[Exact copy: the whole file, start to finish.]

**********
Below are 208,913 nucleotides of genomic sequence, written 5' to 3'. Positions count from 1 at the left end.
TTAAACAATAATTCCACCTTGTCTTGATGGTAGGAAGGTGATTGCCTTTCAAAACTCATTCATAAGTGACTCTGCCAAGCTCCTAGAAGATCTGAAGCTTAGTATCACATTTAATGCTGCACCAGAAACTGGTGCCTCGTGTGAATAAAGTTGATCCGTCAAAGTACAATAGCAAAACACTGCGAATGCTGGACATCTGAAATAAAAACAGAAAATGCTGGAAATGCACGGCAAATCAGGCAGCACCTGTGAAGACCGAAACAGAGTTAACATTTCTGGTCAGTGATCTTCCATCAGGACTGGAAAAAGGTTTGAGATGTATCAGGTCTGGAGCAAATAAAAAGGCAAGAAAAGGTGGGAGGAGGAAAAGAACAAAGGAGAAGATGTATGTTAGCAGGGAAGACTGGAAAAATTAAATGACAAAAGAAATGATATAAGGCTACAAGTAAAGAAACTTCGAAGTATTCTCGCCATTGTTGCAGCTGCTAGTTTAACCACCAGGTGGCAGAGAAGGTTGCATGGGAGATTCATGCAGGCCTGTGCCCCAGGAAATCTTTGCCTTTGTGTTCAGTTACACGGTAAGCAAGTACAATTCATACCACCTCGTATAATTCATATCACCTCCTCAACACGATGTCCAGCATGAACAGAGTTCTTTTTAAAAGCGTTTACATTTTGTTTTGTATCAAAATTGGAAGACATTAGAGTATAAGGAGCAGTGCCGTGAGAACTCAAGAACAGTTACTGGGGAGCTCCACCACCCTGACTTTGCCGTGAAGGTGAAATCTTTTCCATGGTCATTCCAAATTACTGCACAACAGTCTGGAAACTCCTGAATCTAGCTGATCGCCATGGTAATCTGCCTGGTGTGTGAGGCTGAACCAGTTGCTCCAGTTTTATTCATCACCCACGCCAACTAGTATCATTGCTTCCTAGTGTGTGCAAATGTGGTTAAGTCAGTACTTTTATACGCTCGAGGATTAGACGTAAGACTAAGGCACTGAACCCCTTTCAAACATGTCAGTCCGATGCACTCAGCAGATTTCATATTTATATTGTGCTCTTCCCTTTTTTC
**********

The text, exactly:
Below are 208,913 nucleotides of genomic sequence, written 5' to 3'. Positions count from 1 at the left end.
TTAAACAATAATTCCACCTTGTCTTGATGGTAGGAAGGTGATTGCCTTTCAAAACTCATTCATAAGTGACTCTGCCAAGCTCCTAGAAGATCTGAAGCTTAGTATCACATTTAATGCTGCACCAGAAACTGGTGCCTCGTGTGAATAAAGTTGATCCGTCAAAGTACAATAGCAAAACACTGCGAATGCTGGACATCTGAAATAAAAACAGAAAATGCTGGAAATGCACGGCAAATCAGGCAGCACCTGTGAAGACCGAAACAGAGTTAACATTTCTGGTCAGTGATCTTCCATCAGGACTGGAAAAAGGTTTGAGATGTATCAGGTCTGGAGCAAATAAAAAGGCAAGAAAAGGTGGGAGGAGGAAAAGAACAAAGGAGAAGATGTATGTTAGCAGGGAAGACTGGAAAAATTAAATGACAAAAGAAATGATATAAGGCTACAAGTAAAGAAACTTCGAAGTATTCTCGCCATTGTTGCAGCTGCTAGTTTAACCACCAGGTGGCAGAGAAGGTTGCATGGGAGATTCATGCAGGCCTGTGCCCCAGGAAATCTTTGCCTTTGTGTTCAGTTACACGGTAAGCAAGTACAATTCATACCACCTCGTATAATTCATATCACCTCCTCAACACGATGTCCAGCATGAACAGAGTTCTTTTTAAAAGCGTTTACATTTTGTTTTGTATCAAAATTGGAAGACATTAGAGTATAAGGAGCAGTGCCGTGAGAACTCAAGAACAGTTACTGGGGAGCTCCACCACCCTGACTTTGCCGTGAAGGTGAAATCTTTTCCATGGTCATTCCAAATTACTGCACAACAGTCTGGAAACTCCTGAATCTAGCTGATCGCCATGGTAATCTGCCTGGTGTGTGAGGCTGAACCAGTTGCTCCAGTTTTATTCATCACCCACGCCAACTAGTATCATTGCTTCCTAGTGTGTGCAAATGTGGTTAAGTCAGTACTTTTATACGCTCGAGGATTAGACGTAAGACTAAGGCACTGAACCCCTTTCAAACATGTCAGTCCGATGCACTCAGCAGATTTCATATTTATATTGTGCTCTTCCCTTTTTTC